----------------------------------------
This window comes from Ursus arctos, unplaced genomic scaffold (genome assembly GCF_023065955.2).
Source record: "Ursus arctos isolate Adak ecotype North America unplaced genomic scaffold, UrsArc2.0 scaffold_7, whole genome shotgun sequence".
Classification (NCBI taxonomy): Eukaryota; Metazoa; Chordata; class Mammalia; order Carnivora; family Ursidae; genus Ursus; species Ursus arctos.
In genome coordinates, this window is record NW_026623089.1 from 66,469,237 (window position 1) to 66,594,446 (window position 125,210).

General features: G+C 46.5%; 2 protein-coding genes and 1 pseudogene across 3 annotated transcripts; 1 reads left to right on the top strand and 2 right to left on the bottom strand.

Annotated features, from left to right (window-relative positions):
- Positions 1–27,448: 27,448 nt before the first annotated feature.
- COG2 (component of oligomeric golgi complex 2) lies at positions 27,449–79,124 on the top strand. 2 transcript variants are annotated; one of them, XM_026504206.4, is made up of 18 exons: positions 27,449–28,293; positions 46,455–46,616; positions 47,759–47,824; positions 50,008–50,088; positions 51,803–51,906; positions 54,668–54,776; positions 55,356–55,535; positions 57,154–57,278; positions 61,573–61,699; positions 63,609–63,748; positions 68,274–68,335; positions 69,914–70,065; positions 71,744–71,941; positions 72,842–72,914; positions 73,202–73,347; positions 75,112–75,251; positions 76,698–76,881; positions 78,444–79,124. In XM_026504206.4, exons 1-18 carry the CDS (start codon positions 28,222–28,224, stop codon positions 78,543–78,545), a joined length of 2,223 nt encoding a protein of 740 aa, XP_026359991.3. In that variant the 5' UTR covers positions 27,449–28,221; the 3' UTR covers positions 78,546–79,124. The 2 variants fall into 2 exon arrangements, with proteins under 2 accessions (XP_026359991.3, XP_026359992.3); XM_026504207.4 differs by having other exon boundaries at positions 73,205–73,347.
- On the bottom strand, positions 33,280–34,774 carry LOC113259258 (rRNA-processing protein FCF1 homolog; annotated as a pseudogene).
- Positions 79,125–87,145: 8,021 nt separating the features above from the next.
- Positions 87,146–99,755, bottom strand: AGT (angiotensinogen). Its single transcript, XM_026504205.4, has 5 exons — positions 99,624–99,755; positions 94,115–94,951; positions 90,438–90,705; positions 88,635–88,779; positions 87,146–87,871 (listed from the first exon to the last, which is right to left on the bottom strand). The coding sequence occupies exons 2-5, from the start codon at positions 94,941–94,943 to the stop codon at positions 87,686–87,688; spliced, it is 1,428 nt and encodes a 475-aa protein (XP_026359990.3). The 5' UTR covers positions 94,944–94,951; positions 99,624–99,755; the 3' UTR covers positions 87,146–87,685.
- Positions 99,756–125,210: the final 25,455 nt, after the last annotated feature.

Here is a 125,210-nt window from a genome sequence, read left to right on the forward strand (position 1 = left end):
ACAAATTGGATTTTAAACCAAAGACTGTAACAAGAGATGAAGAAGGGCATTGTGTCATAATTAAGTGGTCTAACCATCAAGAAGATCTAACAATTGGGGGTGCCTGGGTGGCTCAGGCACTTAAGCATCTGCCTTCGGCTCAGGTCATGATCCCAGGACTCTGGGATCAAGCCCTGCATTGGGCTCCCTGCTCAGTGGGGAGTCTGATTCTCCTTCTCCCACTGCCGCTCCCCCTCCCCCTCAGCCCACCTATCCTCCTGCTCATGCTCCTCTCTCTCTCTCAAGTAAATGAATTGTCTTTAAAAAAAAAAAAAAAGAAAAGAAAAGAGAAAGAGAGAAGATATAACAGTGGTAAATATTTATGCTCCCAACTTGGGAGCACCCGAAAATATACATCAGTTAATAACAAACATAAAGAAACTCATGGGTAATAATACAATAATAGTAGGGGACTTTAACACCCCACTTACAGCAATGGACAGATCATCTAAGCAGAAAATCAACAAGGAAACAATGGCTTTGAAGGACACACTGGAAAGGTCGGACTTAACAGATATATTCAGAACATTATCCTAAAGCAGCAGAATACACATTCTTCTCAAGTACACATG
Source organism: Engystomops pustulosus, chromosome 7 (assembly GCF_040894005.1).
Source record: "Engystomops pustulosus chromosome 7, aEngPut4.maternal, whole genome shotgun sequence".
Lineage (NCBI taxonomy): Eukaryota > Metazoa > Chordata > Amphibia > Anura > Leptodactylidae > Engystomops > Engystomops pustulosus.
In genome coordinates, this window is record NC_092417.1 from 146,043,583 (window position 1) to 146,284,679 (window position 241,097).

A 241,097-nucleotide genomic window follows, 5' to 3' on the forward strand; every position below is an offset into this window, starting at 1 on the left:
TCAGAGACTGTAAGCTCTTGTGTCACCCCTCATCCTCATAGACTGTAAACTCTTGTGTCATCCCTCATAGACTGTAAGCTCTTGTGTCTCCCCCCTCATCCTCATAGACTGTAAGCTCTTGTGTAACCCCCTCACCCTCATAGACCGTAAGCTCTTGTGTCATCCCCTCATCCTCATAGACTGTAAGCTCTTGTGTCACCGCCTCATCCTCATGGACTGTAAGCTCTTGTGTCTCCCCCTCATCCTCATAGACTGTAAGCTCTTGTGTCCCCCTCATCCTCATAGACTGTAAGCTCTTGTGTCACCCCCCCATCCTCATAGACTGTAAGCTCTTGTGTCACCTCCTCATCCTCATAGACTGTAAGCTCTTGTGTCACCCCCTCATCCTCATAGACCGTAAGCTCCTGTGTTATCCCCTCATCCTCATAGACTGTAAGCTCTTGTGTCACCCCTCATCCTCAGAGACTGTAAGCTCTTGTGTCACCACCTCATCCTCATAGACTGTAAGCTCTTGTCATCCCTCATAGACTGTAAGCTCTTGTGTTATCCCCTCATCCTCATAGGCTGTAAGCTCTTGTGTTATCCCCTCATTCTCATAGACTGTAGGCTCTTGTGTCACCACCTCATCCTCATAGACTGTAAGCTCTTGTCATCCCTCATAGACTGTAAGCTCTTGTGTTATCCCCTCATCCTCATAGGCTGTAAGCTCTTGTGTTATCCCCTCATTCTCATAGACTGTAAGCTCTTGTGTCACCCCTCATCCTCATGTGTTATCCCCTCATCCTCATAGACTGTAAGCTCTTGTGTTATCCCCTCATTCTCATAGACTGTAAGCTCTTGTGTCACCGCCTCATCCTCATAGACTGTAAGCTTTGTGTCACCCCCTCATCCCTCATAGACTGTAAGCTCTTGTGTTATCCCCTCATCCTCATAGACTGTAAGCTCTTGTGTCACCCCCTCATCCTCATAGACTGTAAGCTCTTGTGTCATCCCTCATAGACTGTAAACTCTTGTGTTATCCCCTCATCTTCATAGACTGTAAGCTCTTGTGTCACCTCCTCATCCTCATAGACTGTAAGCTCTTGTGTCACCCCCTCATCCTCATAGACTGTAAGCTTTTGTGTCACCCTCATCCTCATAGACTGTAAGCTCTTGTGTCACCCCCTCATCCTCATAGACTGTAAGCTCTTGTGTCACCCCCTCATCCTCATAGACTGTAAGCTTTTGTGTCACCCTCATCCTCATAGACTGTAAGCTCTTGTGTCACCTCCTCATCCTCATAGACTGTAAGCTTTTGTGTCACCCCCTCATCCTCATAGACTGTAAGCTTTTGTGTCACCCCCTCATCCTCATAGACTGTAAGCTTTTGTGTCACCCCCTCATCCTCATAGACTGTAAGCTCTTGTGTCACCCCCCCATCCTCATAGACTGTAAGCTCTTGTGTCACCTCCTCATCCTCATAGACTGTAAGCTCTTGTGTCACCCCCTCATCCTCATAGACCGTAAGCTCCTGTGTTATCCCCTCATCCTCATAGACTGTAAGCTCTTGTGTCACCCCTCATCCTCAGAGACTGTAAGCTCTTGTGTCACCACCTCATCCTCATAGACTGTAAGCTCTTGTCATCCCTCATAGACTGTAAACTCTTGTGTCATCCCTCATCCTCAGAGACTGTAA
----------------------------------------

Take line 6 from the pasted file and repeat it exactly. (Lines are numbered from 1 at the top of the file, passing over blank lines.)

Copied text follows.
Annotated features, from left to right (window-relative positions):